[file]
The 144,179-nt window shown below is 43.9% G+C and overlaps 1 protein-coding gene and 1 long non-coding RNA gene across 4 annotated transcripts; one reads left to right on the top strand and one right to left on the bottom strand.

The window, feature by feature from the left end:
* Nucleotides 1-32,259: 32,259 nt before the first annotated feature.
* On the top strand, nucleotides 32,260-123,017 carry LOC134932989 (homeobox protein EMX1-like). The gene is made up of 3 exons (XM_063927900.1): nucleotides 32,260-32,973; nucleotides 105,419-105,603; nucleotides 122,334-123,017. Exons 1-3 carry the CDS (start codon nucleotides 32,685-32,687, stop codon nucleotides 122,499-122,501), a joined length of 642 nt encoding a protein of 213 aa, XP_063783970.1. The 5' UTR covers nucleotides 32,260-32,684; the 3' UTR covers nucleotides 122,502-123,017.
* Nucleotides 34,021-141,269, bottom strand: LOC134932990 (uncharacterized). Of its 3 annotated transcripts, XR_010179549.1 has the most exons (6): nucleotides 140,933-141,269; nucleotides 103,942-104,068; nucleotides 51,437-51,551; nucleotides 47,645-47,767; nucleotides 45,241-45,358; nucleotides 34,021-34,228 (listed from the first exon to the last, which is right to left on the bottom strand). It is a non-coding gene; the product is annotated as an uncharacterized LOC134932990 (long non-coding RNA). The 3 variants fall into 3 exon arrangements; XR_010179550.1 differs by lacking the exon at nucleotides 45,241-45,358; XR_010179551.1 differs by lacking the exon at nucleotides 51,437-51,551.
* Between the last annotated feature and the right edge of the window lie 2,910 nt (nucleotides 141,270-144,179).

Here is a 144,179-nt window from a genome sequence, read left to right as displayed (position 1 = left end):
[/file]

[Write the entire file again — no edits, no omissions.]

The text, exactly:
The 144,179-nt window shown below is 43.9% G+C and overlaps 1 protein-coding gene and 1 long non-coding RNA gene across 4 annotated transcripts; one reads left to right on the top strand and one right to left on the bottom strand.

The window, feature by feature from the left end:
* Nucleotides 1-32,259: 32,259 nt before the first annotated feature.
* On the top strand, nucleotides 32,260-123,017 carry LOC134932989 (homeobox protein EMX1-like). The gene is made up of 3 exons (XM_063927900.1): nucleotides 32,260-32,973; nucleotides 105,419-105,603; nucleotides 122,334-123,017. Exons 1-3 carry the CDS (start codon nucleotides 32,685-32,687, stop codon nucleotides 122,499-122,501), a joined length of 642 nt encoding a protein of 213 aa, XP_063783970.1. The 5' UTR covers nucleotides 32,260-32,684; the 3' UTR covers nucleotides 122,502-123,017.
* Nucleotides 34,021-141,269, bottom strand: LOC134932990 (uncharacterized). Of its 3 annotated transcripts, XR_010179549.1 has the most exons (6): nucleotides 140,933-141,269; nucleotides 103,942-104,068; nucleotides 51,437-51,551; nucleotides 47,645-47,767; nucleotides 45,241-45,358; nucleotides 34,021-34,228 (listed from the first exon to the last, which is right to left on the bottom strand). It is a non-coding gene; the product is annotated as an uncharacterized LOC134932990 (long non-coding RNA). The 3 variants fall into 3 exon arrangements; XR_010179550.1 differs by lacking the exon at nucleotides 45,241-45,358; XR_010179551.1 differs by lacking the exon at nucleotides 51,437-51,551.
* Between the last annotated feature and the right edge of the window lie 2,910 nt (nucleotides 141,270-144,179).

Here is a 144,179-nt window from a genome sequence, read left to right as displayed (position 1 = left end):